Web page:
New technology for commercial and industrial use is released every day, but at work you’re still using a MacBook from 2011 (if you’re lucky?). Every time you open a new document or load a page on the Internet you come face to face with the spinny, rainbow wheel of death. You are overcome with acute rage and, instead of throwing your computer out the window, you ask your boss one simple question. Why does our technology suck?
There are many answers to the question, because it changes for every business; however, the majority of companies state their hesitance to invest in new technology is because they are not sure if productivity or revenue (a.k.a. the big bucks $) will rise. The cost of new technology is easy to keep track of, but most businesses want to be able to project their change in revenue as a result of upgrading their technology. Although it is possible to measure the change in revenue over time, the results would not matter because you will have already purchased the new technology! So, what really matters here? Well that’s for companies to decide! Our very own J. Colin Petersen was asked, how can leaders measure employee productivity? and here’s what he had to say.
“The first step is to develop key performance indicators (or KPI’s). These might be “numbers of 5-star ratings” or “new client files opened” over a given week, month or quarter. Only you can decide what stats are truly important.” Via IT Security Central
Priorities change for different companies; however, there is one particular aspect that applies to ALL companies, human morale. Maybe all of your computers have an old version of Windows, but if the employees at your company are constantly wanting to throw their computers out the closest window, productivity is already depleting before your very eyes! In addition, if there aren’t helpful tools and processes for employees to utilize at work, they lose confidence in the work they would be capable of accomplishing. Out of frustration from dealing with her suckytechnology and equally-frustrated coworkers, Janet from human relations (HR) just threw her computer out the window.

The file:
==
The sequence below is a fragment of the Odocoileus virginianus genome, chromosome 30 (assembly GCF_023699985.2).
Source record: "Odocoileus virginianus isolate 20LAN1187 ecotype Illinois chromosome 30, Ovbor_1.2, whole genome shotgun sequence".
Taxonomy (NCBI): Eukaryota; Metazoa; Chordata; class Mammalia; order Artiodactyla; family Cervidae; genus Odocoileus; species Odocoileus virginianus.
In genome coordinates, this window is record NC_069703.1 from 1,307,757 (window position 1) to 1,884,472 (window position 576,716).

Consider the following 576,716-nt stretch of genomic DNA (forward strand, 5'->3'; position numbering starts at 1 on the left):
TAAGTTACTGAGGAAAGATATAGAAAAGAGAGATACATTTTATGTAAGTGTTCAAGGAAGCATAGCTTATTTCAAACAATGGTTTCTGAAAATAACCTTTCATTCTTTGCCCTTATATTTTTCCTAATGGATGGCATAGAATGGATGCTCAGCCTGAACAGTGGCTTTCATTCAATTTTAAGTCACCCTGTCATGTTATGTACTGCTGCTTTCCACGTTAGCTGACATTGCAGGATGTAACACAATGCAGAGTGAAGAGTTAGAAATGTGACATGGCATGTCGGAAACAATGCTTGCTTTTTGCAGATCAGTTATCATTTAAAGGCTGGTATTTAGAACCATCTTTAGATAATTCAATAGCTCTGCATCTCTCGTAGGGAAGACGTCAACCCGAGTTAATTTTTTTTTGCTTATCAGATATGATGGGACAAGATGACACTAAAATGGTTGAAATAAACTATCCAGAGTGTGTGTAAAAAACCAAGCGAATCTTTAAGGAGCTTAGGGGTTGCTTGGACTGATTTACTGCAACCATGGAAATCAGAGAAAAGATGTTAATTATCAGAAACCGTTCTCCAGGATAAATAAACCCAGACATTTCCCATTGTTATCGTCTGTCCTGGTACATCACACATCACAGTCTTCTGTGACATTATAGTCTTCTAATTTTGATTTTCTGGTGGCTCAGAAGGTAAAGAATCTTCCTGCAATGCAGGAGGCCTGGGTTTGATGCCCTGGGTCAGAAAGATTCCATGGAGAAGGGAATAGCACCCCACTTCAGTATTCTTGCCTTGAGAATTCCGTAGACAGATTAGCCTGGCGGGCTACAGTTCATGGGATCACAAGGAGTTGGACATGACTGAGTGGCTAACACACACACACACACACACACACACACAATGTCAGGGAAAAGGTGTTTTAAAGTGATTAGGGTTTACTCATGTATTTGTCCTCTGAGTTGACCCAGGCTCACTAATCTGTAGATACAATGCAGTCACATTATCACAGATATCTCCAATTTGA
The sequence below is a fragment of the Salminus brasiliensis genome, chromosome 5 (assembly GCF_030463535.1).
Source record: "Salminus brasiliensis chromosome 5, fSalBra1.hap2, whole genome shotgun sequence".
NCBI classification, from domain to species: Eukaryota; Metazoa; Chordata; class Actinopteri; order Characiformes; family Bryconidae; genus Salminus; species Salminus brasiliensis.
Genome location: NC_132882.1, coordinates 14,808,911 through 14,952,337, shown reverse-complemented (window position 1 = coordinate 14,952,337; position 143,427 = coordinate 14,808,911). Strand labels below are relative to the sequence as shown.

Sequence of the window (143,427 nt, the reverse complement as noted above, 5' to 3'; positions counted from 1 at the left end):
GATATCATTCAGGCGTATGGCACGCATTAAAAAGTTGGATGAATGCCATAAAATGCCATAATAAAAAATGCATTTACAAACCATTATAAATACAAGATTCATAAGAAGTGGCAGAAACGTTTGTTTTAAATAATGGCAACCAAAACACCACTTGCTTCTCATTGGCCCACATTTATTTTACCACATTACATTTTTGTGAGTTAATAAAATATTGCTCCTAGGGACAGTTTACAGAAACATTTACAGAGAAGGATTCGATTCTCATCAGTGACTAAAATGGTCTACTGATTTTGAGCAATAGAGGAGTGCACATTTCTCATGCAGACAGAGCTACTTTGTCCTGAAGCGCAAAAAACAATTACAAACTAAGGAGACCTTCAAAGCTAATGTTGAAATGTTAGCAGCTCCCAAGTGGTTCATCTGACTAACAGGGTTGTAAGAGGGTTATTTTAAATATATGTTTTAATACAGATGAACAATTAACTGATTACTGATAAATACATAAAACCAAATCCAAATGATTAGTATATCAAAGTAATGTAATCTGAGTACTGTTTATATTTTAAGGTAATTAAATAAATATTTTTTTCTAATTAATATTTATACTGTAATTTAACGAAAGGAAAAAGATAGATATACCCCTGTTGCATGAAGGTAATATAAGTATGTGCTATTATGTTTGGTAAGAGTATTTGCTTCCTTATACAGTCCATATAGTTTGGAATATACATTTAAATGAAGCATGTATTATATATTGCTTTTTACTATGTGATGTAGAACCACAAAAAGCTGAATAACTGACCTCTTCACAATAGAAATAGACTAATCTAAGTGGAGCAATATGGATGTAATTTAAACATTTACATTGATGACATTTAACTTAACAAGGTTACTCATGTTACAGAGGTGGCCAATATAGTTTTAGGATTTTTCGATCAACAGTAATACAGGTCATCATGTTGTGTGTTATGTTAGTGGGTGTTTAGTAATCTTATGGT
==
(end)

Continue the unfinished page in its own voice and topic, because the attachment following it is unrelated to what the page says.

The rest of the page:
What now? Well, you should probably apologize to Janet and buy some new computers for the office. Maybe you could even replace that copy machine from 2005. Heck, even if it’s from 2013 it’s probably time to let it go. Now it’s go time! So what if no one knows how to evenwork the new computers or copier machine…? That is a temporary problem.
Empowering employees is more than telling them you are aware of their existence and their “voice is heard”. Empowering employees is what should be done for better productivity, because the more confident someone is about their work, the better it will be! With the entrance of new, unfamiliar technology, allowing employees to create their own processes to make mundane tasks fun or decrease the time it takes to accomplish something will help boost productivity.
So, are we telling you to go buy the most expensive new tech released every month? No, unless you are a business that reviews new technology, then it might be in your best interest to do so! If you are looking to increase productivity, catch input from your employees and coworkers! I’m sure no one will hesitate to tell you if they hate their computer or the office copy machine.
Updating technology in the office is a tricky situation for most businesses, because they fear the payout will be as sucky as their technology. However, there are so many more factors at play in regards to measuring productivity. Decide what your company priorities are, because then you will see where new technology can benefit you, then create a work environment that empowers workers and allows for new, innovative ideas to run wild. This is what has promise to boost productivity levels to where you want them to be! No more rainbow wheel of death, because the only spinning allowed is the wheels in your head!